NFL's top five cap hits
Ndamukong Suh, Detroit, $22,412,000
Haloti Ngata, Baltimore, $16,000,000
Gerald McCoy, Tampa Bay, $15,627,253
Geno Atkins, Cincinnati, $9,000,000
Barry Cofield, Washington, $7,667,500

Cofield
Redskins' top cap hit
Cofield

Summing it up: Cofield’s base salary jumped from $840,000 last season to $4.55 million (the lower figure was the result of a restructuring last spring in which $3.5 million in base salary was converted to a signing bonus). This is as high as Cofield’s cap number will be and in two years it falls to $6,877,500. I know the coaches felt he would become the NFL’s top nose tackle by this time. That’s not the case, but Cofield does have his strengths and has done a nice job with Washington. For a short stretch last season he was playing as well as anyone on the team defensively, and he always plays hard. He’ll be helped by having Hatcher in the pass rush, perhaps giving Cofield more one-on-one matchups. If that happens, then perhaps Cofield will have the sort of season in all phases that coaches have hoped for.

Defensive end

NFL's top five cap hits
Mario Williams, Buffalo, $18,800,000
Charles Johnson, Carolina, $16,420,000
Chris Long, St. Louis, $14,900,000
Greg Hardy, Carolina, $13,116,000
Calais Campbell , Arizona, $11,250,000

Bowen
Redskins' top cap hit
Stephen Bowen (15th), $7,020,000

Summing it up: All of the top five on this list play in a 4-3, where ends can excel as playmakers and, therefore, command big bucks. The 3-4 ends, typically, are not -- with some exceptions. Bowen has not been a playmaker, though for a while he was an effective player both against the run and as a rusher. However, he has just one sack since the 2011 season (26 games). And after microfracture surgery and being 30, I wonder about the level at which he’ll be able to play. Multiple Redskins sources said they still expect him to be in the Redskins' plans, but will it be at this cap figure? That's a big hit for someone in his situation. If Bowen returns healthy and plays well, the Redskins will greatly benefit. If not? That's a lot of cap room to occupy. One more note: Johnson and Hardy combine for approximately 23 percent of Carolina's cap.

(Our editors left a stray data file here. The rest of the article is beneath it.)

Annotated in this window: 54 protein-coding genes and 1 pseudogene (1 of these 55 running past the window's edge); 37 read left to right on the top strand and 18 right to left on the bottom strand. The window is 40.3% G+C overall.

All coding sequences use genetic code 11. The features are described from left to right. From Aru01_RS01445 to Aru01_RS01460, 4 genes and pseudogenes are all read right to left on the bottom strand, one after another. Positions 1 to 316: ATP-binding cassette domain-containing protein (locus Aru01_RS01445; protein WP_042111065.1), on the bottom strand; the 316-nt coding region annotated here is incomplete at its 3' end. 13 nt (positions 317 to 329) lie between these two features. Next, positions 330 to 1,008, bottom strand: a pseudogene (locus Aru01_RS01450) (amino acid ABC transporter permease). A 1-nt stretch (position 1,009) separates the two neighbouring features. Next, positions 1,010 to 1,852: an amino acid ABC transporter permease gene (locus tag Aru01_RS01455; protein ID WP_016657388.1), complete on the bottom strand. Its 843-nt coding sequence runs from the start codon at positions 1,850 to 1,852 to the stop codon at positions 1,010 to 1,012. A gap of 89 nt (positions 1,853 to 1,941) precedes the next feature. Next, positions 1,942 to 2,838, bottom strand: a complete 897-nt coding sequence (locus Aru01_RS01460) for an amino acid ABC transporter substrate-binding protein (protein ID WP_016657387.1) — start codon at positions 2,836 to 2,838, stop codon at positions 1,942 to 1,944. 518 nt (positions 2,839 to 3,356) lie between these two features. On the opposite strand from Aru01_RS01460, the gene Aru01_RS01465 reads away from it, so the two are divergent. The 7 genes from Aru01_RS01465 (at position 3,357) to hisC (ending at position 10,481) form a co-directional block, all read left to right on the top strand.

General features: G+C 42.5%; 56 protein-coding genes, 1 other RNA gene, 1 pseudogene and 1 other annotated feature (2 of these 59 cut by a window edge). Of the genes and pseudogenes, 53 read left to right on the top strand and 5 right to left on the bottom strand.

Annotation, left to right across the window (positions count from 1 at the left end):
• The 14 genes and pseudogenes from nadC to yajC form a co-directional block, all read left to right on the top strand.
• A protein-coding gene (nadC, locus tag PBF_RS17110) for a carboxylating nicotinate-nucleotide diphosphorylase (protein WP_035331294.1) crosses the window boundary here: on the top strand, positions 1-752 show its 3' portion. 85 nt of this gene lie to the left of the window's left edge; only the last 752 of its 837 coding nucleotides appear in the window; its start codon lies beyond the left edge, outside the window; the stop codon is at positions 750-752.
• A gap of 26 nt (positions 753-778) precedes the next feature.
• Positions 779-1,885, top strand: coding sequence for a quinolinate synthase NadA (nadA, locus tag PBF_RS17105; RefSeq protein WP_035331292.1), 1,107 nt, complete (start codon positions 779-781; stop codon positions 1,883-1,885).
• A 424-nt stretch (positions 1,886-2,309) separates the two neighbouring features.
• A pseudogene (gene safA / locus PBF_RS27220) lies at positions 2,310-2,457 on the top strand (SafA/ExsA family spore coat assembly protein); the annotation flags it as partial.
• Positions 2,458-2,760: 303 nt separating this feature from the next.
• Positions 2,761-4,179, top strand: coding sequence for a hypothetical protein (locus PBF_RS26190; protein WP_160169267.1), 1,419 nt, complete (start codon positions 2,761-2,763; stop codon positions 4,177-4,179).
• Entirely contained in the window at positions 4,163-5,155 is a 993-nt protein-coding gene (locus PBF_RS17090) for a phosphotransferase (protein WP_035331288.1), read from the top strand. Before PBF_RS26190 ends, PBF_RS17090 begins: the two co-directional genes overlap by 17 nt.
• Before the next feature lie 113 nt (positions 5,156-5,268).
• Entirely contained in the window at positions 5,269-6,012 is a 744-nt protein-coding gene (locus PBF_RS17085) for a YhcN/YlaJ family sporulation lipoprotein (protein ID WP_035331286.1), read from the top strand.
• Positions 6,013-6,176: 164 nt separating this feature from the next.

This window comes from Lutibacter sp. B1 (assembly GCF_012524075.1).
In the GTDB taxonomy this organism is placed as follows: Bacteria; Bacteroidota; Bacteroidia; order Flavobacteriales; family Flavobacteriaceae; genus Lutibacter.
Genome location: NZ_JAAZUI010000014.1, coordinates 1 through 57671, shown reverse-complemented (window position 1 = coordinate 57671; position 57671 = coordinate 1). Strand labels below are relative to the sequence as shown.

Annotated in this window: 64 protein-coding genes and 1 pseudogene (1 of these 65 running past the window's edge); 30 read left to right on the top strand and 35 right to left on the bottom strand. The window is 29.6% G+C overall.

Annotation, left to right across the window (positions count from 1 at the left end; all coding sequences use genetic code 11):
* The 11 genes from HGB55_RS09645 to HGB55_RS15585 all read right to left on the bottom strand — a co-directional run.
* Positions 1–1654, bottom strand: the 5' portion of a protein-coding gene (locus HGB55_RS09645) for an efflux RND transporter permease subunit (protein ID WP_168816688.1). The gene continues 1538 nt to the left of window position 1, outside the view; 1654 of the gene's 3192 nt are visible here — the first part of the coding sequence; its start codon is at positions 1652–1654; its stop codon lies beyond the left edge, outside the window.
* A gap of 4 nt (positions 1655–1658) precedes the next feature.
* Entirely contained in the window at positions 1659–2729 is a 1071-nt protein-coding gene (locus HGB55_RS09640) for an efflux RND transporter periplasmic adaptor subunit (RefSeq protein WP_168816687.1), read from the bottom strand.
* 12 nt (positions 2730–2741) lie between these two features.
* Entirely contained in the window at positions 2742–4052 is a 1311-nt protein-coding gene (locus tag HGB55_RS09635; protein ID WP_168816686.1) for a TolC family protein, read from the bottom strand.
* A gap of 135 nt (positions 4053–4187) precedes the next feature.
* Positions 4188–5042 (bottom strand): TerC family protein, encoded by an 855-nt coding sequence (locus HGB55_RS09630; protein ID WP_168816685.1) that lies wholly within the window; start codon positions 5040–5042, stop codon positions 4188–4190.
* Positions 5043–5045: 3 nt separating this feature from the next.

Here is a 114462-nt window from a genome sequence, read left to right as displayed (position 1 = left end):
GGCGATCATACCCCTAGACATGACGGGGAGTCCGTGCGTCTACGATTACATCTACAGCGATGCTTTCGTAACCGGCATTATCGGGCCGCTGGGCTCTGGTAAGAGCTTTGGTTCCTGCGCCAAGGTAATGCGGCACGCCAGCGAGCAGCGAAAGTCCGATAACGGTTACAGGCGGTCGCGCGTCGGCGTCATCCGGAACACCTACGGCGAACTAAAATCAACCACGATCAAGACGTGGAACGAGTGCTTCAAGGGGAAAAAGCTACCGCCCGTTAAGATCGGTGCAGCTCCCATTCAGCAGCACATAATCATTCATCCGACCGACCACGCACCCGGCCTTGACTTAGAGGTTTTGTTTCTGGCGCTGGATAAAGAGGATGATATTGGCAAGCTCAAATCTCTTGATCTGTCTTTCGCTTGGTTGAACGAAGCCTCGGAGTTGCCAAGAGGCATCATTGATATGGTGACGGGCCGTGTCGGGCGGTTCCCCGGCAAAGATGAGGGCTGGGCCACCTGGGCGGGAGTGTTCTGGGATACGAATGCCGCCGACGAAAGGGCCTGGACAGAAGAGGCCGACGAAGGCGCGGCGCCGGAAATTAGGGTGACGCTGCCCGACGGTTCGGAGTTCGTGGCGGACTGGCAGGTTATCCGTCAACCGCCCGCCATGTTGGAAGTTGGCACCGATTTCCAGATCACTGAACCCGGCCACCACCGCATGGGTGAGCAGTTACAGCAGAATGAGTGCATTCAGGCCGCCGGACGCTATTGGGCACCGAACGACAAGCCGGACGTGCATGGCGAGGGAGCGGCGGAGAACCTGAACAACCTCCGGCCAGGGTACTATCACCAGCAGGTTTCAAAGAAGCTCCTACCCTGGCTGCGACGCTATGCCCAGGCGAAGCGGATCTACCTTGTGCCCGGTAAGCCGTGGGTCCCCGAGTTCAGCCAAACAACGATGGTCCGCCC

How you feeling? Redskins-Ravens

December, 9, 2012
12/09/12
11:30
AM ET
As the Washington Redskins prepare to host the Baltimore Ravens at 1 p.m. ET in a game critical to their newfound playoff hopes, here's one reason for Redskins fans to feel good about their team's chances and one reason for concern.

Feeling good: The game is at FedEx Field, which matters. The Ravens are 27-4 at home and 18-17 on the road the past four seasons. Even with key defensive players such as Ray Lewis, Lardarius Webb and probably Terrell Suggs out with injuries, the Ravens would seem a far more daunting opponent if the game were being held 33 miles up the road in Baltimore. The Ravens' defense isn't what it used to be. Baltimore allows 125.8 rushing yards per game, while the Redskins' rush offense is the best in the league at 167.2 yards per game. Most people expect the Redskins to confuse the Ravens' defense with their pistol formation and read-option plays behind fantastic rookie quarterback Robert Griffin III, and that's entirely possible. But they're also pretty good when they just line up and run it between the tackles with rookie running back Alfred Morris.

Cause for concern: I don't like the secondary matchups for the Redskins, particularly with cornerback Cedric Griffin starting a four-game suspension this week. The Ravens' receivers are either fast enough (Torrey Smith) or savvy enough (Anquan Boldin) to win consistently against what's left of the Washington defensive backs, and it's easy to see this being a nice rebound game for Baltimore quarterback Joe Flacco after a tough game last week against the Steelers.